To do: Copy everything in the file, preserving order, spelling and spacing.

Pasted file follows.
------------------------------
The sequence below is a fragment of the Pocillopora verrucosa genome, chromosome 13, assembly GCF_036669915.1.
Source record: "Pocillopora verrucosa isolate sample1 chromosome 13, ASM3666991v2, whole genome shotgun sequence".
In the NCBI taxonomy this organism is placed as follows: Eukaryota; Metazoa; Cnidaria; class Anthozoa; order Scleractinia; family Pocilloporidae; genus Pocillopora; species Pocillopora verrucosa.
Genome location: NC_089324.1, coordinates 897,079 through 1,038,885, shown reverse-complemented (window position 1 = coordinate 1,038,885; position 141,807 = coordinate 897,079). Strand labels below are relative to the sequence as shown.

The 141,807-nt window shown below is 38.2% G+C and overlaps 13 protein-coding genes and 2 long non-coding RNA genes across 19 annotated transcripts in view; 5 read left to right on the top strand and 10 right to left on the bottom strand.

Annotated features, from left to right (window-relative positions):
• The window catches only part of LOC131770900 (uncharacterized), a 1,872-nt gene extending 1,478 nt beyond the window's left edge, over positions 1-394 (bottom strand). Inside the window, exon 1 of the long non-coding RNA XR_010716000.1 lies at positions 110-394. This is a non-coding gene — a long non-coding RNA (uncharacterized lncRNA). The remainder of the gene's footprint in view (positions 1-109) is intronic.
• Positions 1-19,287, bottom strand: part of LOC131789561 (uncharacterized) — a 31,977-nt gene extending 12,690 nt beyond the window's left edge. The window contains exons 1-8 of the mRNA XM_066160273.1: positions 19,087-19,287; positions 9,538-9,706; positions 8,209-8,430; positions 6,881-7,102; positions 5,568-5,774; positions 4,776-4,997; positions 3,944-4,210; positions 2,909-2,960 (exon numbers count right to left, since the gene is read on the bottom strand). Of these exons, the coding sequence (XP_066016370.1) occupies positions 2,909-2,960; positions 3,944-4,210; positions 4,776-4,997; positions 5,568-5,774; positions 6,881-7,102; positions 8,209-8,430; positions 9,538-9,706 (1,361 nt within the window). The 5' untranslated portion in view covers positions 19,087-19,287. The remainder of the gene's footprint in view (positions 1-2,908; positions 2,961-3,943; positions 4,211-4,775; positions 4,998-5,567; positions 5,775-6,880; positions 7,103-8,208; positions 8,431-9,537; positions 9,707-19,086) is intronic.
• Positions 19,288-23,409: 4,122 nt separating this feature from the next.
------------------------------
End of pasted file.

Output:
The sequence below is a fragment of the Pocillopora verrucosa genome, chromosome 13, assembly GCF_036669915.1.
Source record: "Pocillopora verrucosa isolate sample1 chromosome 13, ASM3666991v2, whole genome shotgun sequence".
In the NCBI taxonomy this organism is placed as follows: Eukaryota; Metazoa; Cnidaria; class Anthozoa; order Scleractinia; family Pocilloporidae; genus Pocillopora; species Pocillopora verrucosa.
Genome location: NC_089324.1, coordinates 897,079 through 1,038,885, shown reverse-complemented (window position 1 = coordinate 1,038,885; position 141,807 = coordinate 897,079). Strand labels below are relative to the sequence as shown.

The 141,807-nt window shown below is 38.2% G+C and overlaps 13 protein-coding genes and 2 long non-coding RNA genes across 19 annotated transcripts in view; 5 read left to right on the top strand and 10 right to left on the bottom strand.

Annotated features, from left to right (window-relative positions):
• The window catches only part of LOC131770900 (uncharacterized), a 1,872-nt gene extending 1,478 nt beyond the window's left edge, over positions 1-394 (bottom strand). Inside the window, exon 1 of the long non-coding RNA XR_010716000.1 lies at positions 110-394. This is a non-coding gene — a long non-coding RNA (uncharacterized lncRNA). The remainder of the gene's footprint in view (positions 1-109) is intronic.
• Positions 1-19,287, bottom strand: part of LOC131789561 (uncharacterized) — a 31,977-nt gene extending 12,690 nt beyond the window's left edge. The window contains exons 1-8 of the mRNA XM_066160273.1: positions 19,087-19,287; positions 9,538-9,706; positions 8,209-8,430; positions 6,881-7,102; positions 5,568-5,774; positions 4,776-4,997; positions 3,944-4,210; positions 2,909-2,960 (exon numbers count right to left, since the gene is read on the bottom strand). Of these exons, the coding sequence (XP_066016370.1) occupies positions 2,909-2,960; positions 3,944-4,210; positions 4,776-4,997; positions 5,568-5,774; positions 6,881-7,102; positions 8,209-8,430; positions 9,538-9,706 (1,361 nt within the window). The 5' untranslated portion in view covers positions 19,087-19,287. The remainder of the gene's footprint in view (positions 1-2,908; positions 2,961-3,943; positions 4,211-4,775; positions 4,998-5,567; positions 5,775-6,880; positions 7,103-8,208; positions 8,431-9,537; positions 9,707-19,086) is intronic.
• Positions 19,288-23,409: 4,122 nt separating this feature from the next.